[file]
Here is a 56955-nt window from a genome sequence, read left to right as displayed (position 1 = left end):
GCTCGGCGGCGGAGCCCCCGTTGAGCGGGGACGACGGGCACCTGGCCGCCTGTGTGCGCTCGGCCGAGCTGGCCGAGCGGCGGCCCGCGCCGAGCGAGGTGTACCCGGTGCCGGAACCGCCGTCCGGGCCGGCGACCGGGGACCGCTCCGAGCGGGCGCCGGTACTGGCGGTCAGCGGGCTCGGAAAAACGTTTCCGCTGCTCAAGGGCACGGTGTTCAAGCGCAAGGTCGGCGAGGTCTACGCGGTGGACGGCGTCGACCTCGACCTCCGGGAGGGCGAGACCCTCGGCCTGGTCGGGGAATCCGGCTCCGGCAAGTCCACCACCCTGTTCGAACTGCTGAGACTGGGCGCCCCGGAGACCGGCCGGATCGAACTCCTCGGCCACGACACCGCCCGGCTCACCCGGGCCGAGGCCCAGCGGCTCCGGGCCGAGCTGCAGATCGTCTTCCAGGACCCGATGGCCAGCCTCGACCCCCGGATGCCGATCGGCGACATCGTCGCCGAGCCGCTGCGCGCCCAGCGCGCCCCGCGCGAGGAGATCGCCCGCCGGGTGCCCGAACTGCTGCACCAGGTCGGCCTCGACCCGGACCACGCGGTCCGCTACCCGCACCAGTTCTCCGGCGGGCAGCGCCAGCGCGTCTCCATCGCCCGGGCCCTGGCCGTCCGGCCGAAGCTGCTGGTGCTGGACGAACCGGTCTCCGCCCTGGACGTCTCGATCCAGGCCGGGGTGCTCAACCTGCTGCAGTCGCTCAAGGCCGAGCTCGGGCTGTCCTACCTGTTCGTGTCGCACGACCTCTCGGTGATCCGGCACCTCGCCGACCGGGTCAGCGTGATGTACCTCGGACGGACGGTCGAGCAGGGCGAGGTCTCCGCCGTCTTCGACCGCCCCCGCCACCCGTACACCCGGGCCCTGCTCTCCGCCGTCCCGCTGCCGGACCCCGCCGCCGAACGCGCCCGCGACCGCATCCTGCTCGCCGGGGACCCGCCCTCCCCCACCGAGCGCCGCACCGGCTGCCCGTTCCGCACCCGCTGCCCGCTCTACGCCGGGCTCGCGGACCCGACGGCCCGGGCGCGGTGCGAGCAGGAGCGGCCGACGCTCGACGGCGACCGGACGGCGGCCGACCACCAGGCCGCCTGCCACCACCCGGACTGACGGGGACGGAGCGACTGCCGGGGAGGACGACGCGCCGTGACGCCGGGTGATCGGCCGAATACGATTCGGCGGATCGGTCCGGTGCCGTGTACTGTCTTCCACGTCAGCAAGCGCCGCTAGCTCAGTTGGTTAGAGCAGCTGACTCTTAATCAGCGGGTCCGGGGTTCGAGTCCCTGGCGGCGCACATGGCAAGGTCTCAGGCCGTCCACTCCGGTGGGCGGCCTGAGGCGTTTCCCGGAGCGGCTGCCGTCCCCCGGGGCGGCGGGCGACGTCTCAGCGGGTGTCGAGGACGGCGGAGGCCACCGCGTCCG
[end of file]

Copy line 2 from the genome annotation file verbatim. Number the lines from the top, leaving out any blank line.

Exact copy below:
GCTCGGCGGCGGAGCCCCCGTTGAGCGGGGACGACGGGCACCTGGCCGCCTGTGTGCGCTCGGCCGAGCTGGCCGAGCGGCGGCCCGCGCCGAGCGAGGTGTACCCGGTGCCGGAACCGCCGTCCGGGCCGGCGACCGGGGACCGCTCCGAGCGGGCGCCGGTACTGGCGGTCAGCGGGCTCGGAAAAACGTTTCCGCTGCTCAAGGGCACGGTGTTCAAGCGCAAGGTCGGCGAGGTCTACGCGGTGGACGGCGTCGACCTCGACCTCCGGGAGGGCGAGACCCTCGGCCTGGTCGGGGAATCCGGCTCCGGCAAGTCCACCACCCTGTTCGAACTGCTGAGACTGGGCGCCCCGGAGACCGGCCGGATCGAACTCCTCGGCCACGACACCGCCCGGCTCACCCGGGCCGAGGCCCAGCGGCTCCGGGCCGAGCTGCAGATCGTCTTCCAGGACCCGATGGCCAGCCTCGACCCCCGGATGCCGATCGGCGACATCGTCGCCGAGCCGCTGCGCGCCCAGCGCGCCCCGCGCGAGGAGATCGCCCGCCGGGTGCCCGAACTGCTGCACCAGGTCGGCCTCGACCCGGACCACGCGGTCCGCTACCCGCACCAGTTCTCCGGCGGGCAGCGCCAGCGCGTCTCCATCGCCCGGGCCCTGGCCGTCCGGCCGAAGCTGCTGGTGCTGGACGAACCGGTCTCCGCCCTGGACGTCTCGATCCAGGCCGGGGTGCTCAACCTGCTGCAGTCGCTCAAGGCCGAGCTCGGGCTGTCCTACCTGTTCGTGTCGCACGACCTCTCGGTGATCCGGCACCTCGCCGACCGGGTCAGCGTGATGTACCTCGGACGGACGGTCGAGCAGGGCGAGGTCTCCGCCGTCTTCGACCGCCCCCGCCACCCGTACACCCGGGCCCTGCTCTCCGCCGTCCCGCTGCCGGACCCCGCCGCCGAACGCGCCCGCGACCGCATCCTGCTCGCCGGGGACCCGCCCTCCCCCACCGAGCGCCGCACCGGCTGCCCGTTCCGCACCCGCTGCCCGCTCTACGCCGGGCTCGCGGACCCGACGGCCCGGGCGCGGTGCGAGCAGGAGCGGCCGACGCTCGACGGCGACCGGACGGCGGCCGACCACCAGGCCGCCTGCCACCACCCGGACTGACGGGGACGGAGCGACTGCCGGGGAGGACGACGCGCCGTGACGCCGGGTGATCGGCCGAATACGATTCGGCGGATCGGTCCGGTGCCGTGTACTGTCTTCCACGTCAGCAAGCGCCGCTAGCTCAGTTGGTTAGAGCAGCTGACTCTTAATCAGCGGGTCCGGGGTTCGAGTCCCTGGCGGCGCACATGGCAAGGTCTCAGGCCGTCCACTCCGGTGGGCGGCCTGAGGCGTTTCCCGGAGCGGCTGCCGTCCCCCGGGGCGGCGGGCGACGTCTCAGCGGGTGTCGAGGACGGCGGAGGCCACCGCGTCCG